Is Boris Johnson popular with senior citizens

A senior aide to U.K. Prime Minister Boris Johnson warned yesterday that the nation faced a “violent, popular uprising” should a proposed second referendum undo the results of the 2016 referendum in which U.K. citizens voted to leave the European Union.

Johnson himself has said that “tempers need to calm down,” after a clash with members of Parliament over the prime minister’s suggestion that the best way to honor murdered Labour Party MP Jo Cox was to make sure that Brexit gets done. Cox, who was killed in 2016, was an advocate of remaining in the European Union.

On Thursday, Labour MP Paula Sheriff accused Johnson of stoking anger and death threats against Labour Party members and other “Remainers” with his use of language. Johnson has referred to Parliament’s legislation, which essentially took a “no-deal” Brexit off the table and greatly weakened Johnson’s negotiating power with the EU, as the “surrender act,” and has referred to it as a “betrayal” of U.K. citizens.

But both sides have been engaging in decidedly un-British behavior in these weeks leading up to the October 31 leave date, which was originally scheduled for March 31 of this year. Tory MP and “Leave” supporter Maria Caulfield related that just last week, her car tires were damaged with “nails and screws for the second time.”

“No one cares because I’m a Leaver and apparently deserve it,” Caulfield said. “Abuse of MPs and death threats were happening long before yesterday.”

Despite Johnson’s call for calm, he has refused to apologize and insists that he will continue to use the term “surrender act” when addressing the legislation that restricts his bargaining power with the EU.

Indeed, for people who insist on a proper deal with the EU, which completely spells out the future relationship between Great Britain and the EU, Remainers in Parliament certainly acted against Johnson in his efforts to make that deal.

The deal that Johnson is working with is Theresa May’s original deal, which was agreed to by the European Union but was voted down decisively three times in Parliament in the lead-up to the original March 31 leave date. Now, with Parliament’s “surrender act,” Johnson must beg for concessions from the EU without the threat of a no-deal Brexit, which many on both sides of the English Channel fear would be disastrous for their respective economies.

In an interview with the Times, the unnamed cabinet minister claimed that if the 2016 Brexit referendum were overturned, either by a new referendum or by parliamentary action, a significant percentage of the population might violently take to the streets. The minister compared the current situation in the U.K. to the Yellow Vest movement in France and the 1992 race riots in Los Angeles.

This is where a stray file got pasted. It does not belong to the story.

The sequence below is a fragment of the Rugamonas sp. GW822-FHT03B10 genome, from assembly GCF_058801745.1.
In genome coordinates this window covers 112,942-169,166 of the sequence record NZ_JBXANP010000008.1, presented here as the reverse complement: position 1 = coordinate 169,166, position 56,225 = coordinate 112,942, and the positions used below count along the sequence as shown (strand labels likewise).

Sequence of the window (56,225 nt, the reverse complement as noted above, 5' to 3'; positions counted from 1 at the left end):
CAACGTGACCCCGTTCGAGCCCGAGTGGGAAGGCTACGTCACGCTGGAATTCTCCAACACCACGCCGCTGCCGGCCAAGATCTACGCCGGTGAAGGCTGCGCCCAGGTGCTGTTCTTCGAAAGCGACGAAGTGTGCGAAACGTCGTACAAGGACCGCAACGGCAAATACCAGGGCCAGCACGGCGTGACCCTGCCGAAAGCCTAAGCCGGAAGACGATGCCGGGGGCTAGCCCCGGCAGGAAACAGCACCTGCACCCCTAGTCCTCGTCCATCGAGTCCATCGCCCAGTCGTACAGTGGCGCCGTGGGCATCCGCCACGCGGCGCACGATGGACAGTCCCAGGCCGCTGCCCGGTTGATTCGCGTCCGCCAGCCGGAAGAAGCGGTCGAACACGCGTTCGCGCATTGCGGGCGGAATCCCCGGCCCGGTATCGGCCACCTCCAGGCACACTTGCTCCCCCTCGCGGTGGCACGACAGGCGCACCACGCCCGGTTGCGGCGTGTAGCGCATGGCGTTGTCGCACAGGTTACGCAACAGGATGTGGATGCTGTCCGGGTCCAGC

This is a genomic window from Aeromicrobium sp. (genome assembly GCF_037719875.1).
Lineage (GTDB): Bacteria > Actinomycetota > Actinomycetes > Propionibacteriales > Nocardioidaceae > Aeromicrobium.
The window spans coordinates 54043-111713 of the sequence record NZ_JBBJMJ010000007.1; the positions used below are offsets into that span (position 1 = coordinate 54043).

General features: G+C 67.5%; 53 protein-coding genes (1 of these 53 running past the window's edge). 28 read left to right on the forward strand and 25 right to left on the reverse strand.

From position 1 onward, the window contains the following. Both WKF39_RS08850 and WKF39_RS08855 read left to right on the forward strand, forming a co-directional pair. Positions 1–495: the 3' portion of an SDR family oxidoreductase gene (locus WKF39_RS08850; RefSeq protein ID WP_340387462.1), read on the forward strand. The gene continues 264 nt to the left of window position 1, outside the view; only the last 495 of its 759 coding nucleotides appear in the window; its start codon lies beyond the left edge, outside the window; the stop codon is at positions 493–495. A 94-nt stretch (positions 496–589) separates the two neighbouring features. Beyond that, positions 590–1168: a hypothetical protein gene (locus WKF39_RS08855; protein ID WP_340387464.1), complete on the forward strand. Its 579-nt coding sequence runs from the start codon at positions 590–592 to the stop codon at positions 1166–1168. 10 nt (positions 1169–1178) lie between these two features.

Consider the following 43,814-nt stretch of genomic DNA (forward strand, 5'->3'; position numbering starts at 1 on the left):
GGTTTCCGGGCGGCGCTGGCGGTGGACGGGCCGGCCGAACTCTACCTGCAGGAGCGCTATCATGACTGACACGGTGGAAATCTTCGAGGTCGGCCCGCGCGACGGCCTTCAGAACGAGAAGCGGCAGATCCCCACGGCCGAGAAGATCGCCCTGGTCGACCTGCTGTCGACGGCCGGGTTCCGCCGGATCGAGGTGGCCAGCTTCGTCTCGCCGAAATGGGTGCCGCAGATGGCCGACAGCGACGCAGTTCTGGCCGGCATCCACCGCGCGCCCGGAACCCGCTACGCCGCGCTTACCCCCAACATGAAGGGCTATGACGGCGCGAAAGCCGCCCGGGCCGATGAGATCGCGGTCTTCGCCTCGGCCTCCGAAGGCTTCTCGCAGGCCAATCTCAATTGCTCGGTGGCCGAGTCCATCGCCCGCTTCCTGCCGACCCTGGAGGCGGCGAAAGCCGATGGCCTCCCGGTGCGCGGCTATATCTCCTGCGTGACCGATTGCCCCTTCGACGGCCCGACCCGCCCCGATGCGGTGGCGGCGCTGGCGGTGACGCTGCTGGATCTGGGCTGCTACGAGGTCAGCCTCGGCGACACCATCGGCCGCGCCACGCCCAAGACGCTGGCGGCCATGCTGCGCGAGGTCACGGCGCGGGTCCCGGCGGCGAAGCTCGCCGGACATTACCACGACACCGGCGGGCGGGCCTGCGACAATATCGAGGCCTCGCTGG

“In this country we’ve never had the gilet jaunes [yellow vests] or the L.A. riots,” the minister said. “People don’t think it’s possible in this country just because it has not happened before. Now they have a model — gilets jaunes — they have encrypted phones to coordinate it, and it only takes a couple of nasty populist front-men to inspire people.”

The minister pointed out that literally millions of British citizens would be extremely angry if somehow the Brexit results of 2016 were to be overturned. He echoed Johnson’s claims that there would be a “catastrophic loss of confidence in our political system,” should the U.K. not leave the European Union.

Many Remainers are now pushing for a new referendum on Brexit, with the option of remaining in the EU. Johnson is pushing for a new general election — something the Labour Party has been harping about for two-plus years. But now, Labour opposes a general election, possibly knowing that they would lose.

“If we have a [new] referendum with 30 million people who vote, and we vote Remain by 66 percent, that’s 10 million people who are unhappy,” the minister pointed out.

“Even if 99 percent of them shrug it off, that’s still 100,000 really angry people who will write to their MP and not let it go.”

“It doesn’t take much and soon you have tens of thousands of people on the street,” the minister concluded.

Dominic Cummings, a chief strategist for the Leave movement and now chief advisor to Johnson, has said he finds it “odd” that the MPs, who have caused the stalemate on Brexit, would be shocked at the anger of the citizens.

“The MPs said we will have a referendum and we will respect the result,” Cummings said of the 2016 Brexit vote.

“Then they spent three years swerving all over the shop. It is not surprising that some people are angry about it. I find it very odd that these characters are complaining people are unhappy about their behavior and they also say that they want a referendum.”

“For me it says that fundamentally a lot of people in Parliament are more out of touch with the country now than they were in summer 2016,” Cummings said.

The same thing can be said of U.S. House Democrats. Indeed, the situation in Great Britain is analogous to the situation in the United States. Politicians, who live in their own bubble, completely out of touch with reality, are making decisions to attempt to overturn the election of 2016.

Photo: AP Images

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